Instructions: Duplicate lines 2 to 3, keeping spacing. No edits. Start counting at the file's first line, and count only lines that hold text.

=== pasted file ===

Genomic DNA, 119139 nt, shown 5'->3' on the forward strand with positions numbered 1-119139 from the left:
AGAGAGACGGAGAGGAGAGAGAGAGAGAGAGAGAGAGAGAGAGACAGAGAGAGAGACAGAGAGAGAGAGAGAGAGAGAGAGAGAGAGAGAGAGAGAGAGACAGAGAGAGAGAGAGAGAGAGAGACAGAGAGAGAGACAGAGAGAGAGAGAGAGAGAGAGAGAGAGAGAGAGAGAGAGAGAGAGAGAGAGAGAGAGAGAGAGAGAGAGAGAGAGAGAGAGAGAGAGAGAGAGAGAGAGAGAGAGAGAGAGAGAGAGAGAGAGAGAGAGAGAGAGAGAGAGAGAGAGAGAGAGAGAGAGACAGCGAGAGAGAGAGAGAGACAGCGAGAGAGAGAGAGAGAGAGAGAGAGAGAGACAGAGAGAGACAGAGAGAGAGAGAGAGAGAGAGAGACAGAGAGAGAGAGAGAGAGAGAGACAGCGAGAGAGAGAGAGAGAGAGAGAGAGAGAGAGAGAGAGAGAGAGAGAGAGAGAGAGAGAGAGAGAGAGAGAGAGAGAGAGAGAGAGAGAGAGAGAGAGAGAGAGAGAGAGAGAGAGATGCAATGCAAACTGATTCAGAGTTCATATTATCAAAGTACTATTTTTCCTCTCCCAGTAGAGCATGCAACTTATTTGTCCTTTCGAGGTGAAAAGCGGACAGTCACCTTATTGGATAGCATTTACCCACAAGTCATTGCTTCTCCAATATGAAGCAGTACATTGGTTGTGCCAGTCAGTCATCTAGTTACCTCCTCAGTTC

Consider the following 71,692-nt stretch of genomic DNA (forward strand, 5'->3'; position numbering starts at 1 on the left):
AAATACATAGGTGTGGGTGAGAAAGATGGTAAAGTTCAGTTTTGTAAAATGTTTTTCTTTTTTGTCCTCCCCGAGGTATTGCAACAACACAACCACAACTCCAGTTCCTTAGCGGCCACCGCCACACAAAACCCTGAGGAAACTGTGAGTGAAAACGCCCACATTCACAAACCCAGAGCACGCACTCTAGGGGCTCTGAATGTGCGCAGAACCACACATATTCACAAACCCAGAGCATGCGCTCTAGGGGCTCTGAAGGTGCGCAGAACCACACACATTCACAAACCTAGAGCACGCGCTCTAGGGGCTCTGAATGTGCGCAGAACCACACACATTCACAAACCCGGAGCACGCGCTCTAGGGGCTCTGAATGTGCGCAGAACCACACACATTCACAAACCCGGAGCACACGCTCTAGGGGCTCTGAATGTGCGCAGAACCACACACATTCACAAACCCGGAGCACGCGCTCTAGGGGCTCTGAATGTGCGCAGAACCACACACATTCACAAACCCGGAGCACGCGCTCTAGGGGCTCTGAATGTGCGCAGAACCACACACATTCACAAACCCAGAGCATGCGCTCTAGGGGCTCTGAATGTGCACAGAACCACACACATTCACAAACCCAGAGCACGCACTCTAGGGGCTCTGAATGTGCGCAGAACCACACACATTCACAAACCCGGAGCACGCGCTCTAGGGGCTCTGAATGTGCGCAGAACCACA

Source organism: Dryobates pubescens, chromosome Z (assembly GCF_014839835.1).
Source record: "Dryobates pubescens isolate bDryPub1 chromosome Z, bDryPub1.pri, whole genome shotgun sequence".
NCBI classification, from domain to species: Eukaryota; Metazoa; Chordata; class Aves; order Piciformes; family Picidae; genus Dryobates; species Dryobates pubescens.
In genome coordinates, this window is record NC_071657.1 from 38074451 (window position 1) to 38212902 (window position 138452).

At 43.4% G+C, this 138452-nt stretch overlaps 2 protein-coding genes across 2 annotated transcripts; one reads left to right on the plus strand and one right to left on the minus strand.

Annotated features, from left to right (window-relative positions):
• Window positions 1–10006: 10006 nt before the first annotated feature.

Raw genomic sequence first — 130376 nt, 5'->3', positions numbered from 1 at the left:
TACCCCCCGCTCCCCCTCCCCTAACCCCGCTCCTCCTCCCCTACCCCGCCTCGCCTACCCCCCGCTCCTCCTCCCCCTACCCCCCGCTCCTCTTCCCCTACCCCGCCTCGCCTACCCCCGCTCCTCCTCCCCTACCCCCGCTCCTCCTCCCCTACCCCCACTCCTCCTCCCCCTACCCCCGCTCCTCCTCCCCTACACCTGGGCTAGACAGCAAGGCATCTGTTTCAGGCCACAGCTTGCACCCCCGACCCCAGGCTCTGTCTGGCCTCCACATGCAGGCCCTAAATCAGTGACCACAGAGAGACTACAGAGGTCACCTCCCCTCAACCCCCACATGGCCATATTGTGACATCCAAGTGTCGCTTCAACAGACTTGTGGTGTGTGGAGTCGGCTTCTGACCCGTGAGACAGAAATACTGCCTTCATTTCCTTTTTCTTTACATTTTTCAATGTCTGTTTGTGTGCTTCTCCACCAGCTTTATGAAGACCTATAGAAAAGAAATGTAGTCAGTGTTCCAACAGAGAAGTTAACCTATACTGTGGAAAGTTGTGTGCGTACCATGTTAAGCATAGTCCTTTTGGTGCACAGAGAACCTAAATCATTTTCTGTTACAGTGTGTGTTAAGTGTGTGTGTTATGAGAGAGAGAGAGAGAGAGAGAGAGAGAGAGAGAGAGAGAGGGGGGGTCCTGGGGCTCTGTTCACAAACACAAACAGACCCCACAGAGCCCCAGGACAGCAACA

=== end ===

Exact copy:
AGAGAGACGGAGAGGAGAGAGAGAGAGAGAGAGAGAGAGAGAGACAGAGAGAGAGACAGAGAGAGAGAGAGAGAGAGAGAGAGAGAGAGAGAGAGAGAGACAGAGAGAGAGAGAGAGAGAGAGACAGAGAGAGAGACAGAGAGAGAGAGAGAGAGAGAGAGAGAGAGAGAGAGAGAGAGAGAGAGAGAGAGAGAGAGAGAGAGAGAGAGAGAGAGAGAGAGAGAGAGAGAGAGAGAGAGAGAGAGAGAGAGAGAGAGAGAGAGAGAGAGAGAGAGAGAGAGAGAGAGAGAGAGAGAGACAGCGAGAGAGAGAGAGAGACAGCGAGAGAGAGAGAGAGAGAGAGAGAGAGAGACAGAGAGAGACAGAGAGAGAGAGAGAGAGAGAGAGACAGAGAGAGAGAGAGAGAGAGAGACAGCGAGAGAGAGAGAGAGAGAGAGAGAGAGAGAGAGAGAGAGAGAGAGAGAGAGAGAGAGAGAGAGAGAGAGAGAGAGAGAGAGAGAGAGAGAGAGAGAGAGAGAGAGAGAGAGAGAGATGCAATGCAAACTGATTCAGAGTTCATATTATCAAAGTACTATTTTTCCTCTCCCAGTAGAGCATGCAACTTATTTGTCCTTTCGAGGTGAAAAGCGGACAGTCACCTTATTGGATAGCATTTACCCACAAGTCATTGCTTCTCCAATATGAAGCAGTACATTGGTTGTGCCAGTCAGTCATCTAGTTACCTCCTCAGTTC

Consider the following 71,692-nt stretch of genomic DNA (forward strand, 5'->3'; position numbering starts at 1 on the left):